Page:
You Want to Know What Cold Looks Like?

It looks like this!


This is why heat-loving foreign plants like tomatoes can be supplemented in this landscape by ones that like the cold and think the heat is bad news, like this:

Watercress, Swan Lake

Anything that grows this well in weather this chilly in an old hayfield chopped up with irrigation canals and rebuilt as a wetland deserves respect. Especially, when it’s worth starting a new food industry over.

Here it is without the foreground distractions …

That’s a lot of gourmet salad!

It has the advantage of being great at borrowing water and then passing it on cleaner than it was when it arrived.

Not only does watercress make exquisite sandwiches and salads, but it contains significant amounts of iron, calcium, iodine, folic acid, Vitamin A and Vitamin C. It is a source of antioxidants, a diuretic, an expectorant, and a digestive. Claims have been made for cancer-suppressing qualities, especially against lung cancer and, perhaps, breast cancer. When mixed with vinegar, it forms an ancient Jewish remedy against bleeding. Not bad for a salad! The Okanagan is one of the places in the world in which watercress is eager to grow wild and free in the wetlands that are the twin of the dry hillsides that gather most of the attention. Water supply is not an issue for a plant that lives in it and passes it on. And to think that it is commonly treated as a weed!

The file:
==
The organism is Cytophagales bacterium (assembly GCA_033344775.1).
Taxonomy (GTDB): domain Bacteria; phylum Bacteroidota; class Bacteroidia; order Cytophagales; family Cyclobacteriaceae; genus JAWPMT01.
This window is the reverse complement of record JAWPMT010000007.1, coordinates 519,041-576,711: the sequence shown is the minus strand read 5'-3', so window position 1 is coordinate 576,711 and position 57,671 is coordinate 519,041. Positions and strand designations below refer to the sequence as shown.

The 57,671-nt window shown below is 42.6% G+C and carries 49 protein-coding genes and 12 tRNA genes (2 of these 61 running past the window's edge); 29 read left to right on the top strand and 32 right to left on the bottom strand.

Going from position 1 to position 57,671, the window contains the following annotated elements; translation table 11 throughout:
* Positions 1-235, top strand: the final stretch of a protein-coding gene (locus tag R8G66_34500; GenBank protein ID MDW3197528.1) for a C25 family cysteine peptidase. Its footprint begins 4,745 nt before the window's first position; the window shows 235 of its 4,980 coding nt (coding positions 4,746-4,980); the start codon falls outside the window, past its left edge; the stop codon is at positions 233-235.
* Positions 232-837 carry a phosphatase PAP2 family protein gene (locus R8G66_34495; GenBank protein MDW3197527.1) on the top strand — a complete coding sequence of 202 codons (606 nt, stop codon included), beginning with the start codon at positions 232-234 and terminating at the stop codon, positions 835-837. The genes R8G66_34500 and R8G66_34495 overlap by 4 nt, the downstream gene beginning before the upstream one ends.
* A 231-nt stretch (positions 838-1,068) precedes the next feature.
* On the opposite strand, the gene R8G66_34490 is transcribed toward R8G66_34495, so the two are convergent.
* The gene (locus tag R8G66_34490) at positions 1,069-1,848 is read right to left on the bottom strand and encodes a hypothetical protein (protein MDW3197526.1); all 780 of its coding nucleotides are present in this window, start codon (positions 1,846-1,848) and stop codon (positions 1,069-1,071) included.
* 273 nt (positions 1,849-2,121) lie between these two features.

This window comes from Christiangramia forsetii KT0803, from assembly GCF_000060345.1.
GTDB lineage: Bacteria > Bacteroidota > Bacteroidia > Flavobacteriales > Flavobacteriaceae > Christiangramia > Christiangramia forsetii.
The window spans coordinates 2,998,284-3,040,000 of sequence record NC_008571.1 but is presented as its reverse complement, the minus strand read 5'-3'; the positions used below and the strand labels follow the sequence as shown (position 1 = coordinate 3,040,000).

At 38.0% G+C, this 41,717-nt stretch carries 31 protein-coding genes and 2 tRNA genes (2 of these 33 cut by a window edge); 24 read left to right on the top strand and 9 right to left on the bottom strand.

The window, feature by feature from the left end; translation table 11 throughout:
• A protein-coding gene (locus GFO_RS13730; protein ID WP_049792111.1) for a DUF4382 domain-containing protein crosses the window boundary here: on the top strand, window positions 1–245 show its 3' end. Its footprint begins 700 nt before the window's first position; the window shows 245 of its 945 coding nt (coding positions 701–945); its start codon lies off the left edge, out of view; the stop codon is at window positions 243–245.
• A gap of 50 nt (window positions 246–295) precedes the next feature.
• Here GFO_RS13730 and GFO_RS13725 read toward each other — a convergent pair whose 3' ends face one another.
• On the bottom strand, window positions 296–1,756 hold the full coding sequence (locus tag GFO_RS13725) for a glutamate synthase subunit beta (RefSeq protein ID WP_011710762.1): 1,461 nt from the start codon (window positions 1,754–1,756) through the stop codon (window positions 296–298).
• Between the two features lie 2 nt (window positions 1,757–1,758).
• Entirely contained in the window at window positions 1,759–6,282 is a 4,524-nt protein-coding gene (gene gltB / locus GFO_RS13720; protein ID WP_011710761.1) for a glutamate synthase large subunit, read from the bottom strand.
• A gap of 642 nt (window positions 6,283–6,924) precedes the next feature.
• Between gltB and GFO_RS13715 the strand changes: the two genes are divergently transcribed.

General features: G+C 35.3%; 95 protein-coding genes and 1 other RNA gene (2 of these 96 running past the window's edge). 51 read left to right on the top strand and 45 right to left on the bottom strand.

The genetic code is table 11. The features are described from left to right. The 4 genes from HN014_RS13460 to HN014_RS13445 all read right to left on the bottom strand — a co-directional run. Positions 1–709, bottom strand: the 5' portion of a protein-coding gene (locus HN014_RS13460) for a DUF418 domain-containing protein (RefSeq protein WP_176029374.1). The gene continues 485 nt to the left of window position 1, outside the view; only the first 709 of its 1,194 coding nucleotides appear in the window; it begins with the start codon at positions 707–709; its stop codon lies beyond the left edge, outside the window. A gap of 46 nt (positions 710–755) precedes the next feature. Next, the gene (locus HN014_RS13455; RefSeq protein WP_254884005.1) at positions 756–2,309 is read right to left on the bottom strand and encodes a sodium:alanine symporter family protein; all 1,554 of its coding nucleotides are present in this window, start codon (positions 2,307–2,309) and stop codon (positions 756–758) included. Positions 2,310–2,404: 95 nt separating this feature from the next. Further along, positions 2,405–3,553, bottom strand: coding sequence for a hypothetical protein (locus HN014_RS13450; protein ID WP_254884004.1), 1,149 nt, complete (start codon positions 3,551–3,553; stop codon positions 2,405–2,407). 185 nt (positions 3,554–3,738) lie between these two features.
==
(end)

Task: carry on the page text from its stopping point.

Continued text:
They grow this stuff in Hawaii. It seems to want to grow here.



2 replies »

  1. Grows well in Europe as well. Rocket, spinach and watercress salad makes a wonderful base for adding a few cherry tomatoes and half an avacado! Yummy yummy.


    • Got any other watercress recipes? Didn’t we have watercress in a sandwich in your friends’ tea house that one time? Or am I fantasizing, in a mouth-watering kind of way?


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